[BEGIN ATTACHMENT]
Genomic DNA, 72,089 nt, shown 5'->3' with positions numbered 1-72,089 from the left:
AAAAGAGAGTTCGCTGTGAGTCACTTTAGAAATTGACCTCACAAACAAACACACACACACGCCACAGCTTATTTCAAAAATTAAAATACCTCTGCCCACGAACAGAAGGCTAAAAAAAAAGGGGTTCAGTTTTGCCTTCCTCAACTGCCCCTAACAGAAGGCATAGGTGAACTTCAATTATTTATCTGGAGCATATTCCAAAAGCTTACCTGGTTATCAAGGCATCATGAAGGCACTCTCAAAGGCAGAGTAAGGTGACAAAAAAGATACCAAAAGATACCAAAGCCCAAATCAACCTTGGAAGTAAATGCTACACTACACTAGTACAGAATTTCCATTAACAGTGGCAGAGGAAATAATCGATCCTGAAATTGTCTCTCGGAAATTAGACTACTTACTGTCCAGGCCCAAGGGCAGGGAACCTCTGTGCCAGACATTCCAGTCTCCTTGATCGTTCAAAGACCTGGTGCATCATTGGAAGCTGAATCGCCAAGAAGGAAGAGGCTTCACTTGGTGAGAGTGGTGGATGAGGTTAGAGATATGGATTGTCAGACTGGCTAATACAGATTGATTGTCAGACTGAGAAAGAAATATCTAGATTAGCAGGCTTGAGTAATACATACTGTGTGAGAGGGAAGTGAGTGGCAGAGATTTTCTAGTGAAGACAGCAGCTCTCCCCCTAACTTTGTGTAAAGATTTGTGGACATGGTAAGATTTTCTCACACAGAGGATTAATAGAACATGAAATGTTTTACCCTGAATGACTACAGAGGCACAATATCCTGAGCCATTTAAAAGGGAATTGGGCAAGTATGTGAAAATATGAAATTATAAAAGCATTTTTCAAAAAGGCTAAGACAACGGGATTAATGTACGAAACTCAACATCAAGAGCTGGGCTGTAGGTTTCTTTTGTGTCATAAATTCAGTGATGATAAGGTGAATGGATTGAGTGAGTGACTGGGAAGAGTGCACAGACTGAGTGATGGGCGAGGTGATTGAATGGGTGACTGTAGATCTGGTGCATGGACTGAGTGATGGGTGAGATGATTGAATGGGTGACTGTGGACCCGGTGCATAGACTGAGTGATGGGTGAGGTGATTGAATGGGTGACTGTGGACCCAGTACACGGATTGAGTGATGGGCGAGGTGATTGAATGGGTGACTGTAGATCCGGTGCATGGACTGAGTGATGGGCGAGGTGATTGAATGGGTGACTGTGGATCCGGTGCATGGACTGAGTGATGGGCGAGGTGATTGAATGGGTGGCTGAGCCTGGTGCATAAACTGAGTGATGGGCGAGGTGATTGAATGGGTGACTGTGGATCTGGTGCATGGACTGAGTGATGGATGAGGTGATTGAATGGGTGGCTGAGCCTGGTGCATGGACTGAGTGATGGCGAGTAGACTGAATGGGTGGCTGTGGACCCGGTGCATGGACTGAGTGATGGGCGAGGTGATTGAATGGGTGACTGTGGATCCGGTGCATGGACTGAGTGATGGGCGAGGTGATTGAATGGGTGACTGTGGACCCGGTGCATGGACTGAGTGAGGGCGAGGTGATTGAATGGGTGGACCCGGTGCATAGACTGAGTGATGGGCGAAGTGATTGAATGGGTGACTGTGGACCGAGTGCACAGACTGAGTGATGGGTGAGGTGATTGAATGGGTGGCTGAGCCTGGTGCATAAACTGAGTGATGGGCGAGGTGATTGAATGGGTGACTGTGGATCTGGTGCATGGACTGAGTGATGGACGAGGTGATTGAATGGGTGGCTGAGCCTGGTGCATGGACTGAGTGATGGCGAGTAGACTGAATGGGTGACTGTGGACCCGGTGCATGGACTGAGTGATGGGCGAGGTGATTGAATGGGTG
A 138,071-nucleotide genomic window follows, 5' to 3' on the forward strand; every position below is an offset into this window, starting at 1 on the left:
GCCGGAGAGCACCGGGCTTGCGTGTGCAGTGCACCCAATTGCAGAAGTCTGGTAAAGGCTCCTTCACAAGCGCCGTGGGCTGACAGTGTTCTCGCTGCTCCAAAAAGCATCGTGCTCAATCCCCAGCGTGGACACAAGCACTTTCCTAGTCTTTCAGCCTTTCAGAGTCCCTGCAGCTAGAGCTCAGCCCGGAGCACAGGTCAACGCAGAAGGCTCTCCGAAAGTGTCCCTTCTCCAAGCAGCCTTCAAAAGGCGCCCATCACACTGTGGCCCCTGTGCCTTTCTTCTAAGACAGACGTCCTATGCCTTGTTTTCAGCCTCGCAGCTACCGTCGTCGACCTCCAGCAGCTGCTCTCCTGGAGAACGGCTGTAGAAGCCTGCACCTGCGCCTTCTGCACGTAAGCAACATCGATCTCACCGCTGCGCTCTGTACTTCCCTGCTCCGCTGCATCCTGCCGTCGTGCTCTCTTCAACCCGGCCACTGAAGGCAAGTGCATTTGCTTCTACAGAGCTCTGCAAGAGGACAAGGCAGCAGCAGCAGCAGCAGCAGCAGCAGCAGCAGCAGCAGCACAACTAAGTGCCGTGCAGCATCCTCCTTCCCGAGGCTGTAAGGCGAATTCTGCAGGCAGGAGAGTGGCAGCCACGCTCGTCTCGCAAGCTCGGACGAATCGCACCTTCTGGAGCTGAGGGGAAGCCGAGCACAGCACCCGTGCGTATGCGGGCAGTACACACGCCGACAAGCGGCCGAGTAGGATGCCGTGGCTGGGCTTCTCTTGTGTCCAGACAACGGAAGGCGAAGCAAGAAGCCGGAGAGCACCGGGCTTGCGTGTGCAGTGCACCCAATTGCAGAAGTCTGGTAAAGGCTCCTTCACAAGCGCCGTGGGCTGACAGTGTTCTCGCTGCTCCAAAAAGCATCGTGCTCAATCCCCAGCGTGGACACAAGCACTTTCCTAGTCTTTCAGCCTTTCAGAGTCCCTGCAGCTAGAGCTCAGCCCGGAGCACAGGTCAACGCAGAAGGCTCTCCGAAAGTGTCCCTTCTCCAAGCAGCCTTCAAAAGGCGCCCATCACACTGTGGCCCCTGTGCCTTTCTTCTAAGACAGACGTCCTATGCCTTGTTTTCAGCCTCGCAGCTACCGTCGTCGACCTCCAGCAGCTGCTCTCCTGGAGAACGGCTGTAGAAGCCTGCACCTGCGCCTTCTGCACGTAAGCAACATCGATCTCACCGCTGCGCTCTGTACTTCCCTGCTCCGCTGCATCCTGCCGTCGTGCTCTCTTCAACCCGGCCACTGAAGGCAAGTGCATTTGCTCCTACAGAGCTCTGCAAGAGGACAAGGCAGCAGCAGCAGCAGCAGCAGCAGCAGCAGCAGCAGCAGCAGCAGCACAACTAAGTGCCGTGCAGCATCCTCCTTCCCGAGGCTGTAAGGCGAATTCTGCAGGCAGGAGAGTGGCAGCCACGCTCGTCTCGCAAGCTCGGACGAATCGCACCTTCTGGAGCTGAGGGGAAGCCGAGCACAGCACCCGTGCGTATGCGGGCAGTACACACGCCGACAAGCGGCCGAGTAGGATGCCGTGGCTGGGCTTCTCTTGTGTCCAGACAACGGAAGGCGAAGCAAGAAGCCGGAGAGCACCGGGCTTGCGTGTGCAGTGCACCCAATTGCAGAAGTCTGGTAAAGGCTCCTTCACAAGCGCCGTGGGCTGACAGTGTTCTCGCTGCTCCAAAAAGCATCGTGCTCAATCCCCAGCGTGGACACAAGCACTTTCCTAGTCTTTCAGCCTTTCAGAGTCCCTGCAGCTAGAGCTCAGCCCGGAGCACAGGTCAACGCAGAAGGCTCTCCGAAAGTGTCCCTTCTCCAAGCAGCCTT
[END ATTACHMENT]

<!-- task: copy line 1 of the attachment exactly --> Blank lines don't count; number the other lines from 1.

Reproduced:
Genomic DNA, 72,089 nt, shown 5'->3' with positions numbered 1-72,089 from the left: